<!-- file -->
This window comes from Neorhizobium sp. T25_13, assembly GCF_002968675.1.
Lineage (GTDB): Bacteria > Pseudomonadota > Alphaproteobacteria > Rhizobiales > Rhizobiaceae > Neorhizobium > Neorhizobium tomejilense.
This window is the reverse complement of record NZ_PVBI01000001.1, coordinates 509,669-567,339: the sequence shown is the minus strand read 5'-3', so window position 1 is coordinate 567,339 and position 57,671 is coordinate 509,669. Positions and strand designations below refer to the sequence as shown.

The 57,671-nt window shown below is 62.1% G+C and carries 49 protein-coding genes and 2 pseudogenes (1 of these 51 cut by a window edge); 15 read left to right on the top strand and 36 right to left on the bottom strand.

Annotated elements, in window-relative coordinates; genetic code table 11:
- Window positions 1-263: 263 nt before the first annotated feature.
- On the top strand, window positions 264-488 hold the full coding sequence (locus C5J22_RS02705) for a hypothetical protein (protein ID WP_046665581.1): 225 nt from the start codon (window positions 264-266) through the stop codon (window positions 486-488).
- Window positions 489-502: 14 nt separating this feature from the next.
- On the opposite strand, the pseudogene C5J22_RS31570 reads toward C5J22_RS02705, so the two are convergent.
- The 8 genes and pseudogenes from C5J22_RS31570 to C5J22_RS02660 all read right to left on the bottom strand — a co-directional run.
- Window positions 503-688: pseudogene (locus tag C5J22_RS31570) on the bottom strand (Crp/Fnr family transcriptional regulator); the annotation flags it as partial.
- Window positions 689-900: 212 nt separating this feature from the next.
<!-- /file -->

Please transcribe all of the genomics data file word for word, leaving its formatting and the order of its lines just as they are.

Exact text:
This window comes from Neorhizobium sp. T25_13, assembly GCF_002968675.1.
Lineage (GTDB): Bacteria > Pseudomonadota > Alphaproteobacteria > Rhizobiales > Rhizobiaceae > Neorhizobium > Neorhizobium tomejilense.
This window is the reverse complement of record NZ_PVBI01000001.1, coordinates 509,669-567,339: the sequence shown is the minus strand read 5'-3', so window position 1 is coordinate 567,339 and position 57,671 is coordinate 509,669. Positions and strand designations below refer to the sequence as shown.

The 57,671-nt window shown below is 62.1% G+C and carries 49 protein-coding genes and 2 pseudogenes (1 of these 51 cut by a window edge); 15 read left to right on the top strand and 36 right to left on the bottom strand.

Annotated elements, in window-relative coordinates; genetic code table 11:
- Window positions 1-263: 263 nt before the first annotated feature.
- On the top strand, window positions 264-488 hold the full coding sequence (locus C5J22_RS02705) for a hypothetical protein (protein ID WP_046665581.1): 225 nt from the start codon (window positions 264-266) through the stop codon (window positions 486-488).
- Window positions 489-502: 14 nt separating this feature from the next.
- On the opposite strand, the pseudogene C5J22_RS31570 reads toward C5J22_RS02705, so the two are convergent.
- The 8 genes and pseudogenes from C5J22_RS31570 to C5J22_RS02660 all read right to left on the bottom strand — a co-directional run.
- Window positions 503-688: pseudogene (locus tag C5J22_RS31570) on the bottom strand (Crp/Fnr family transcriptional regulator); the annotation flags it as partial.
- Window positions 689-900: 212 nt separating this feature from the next.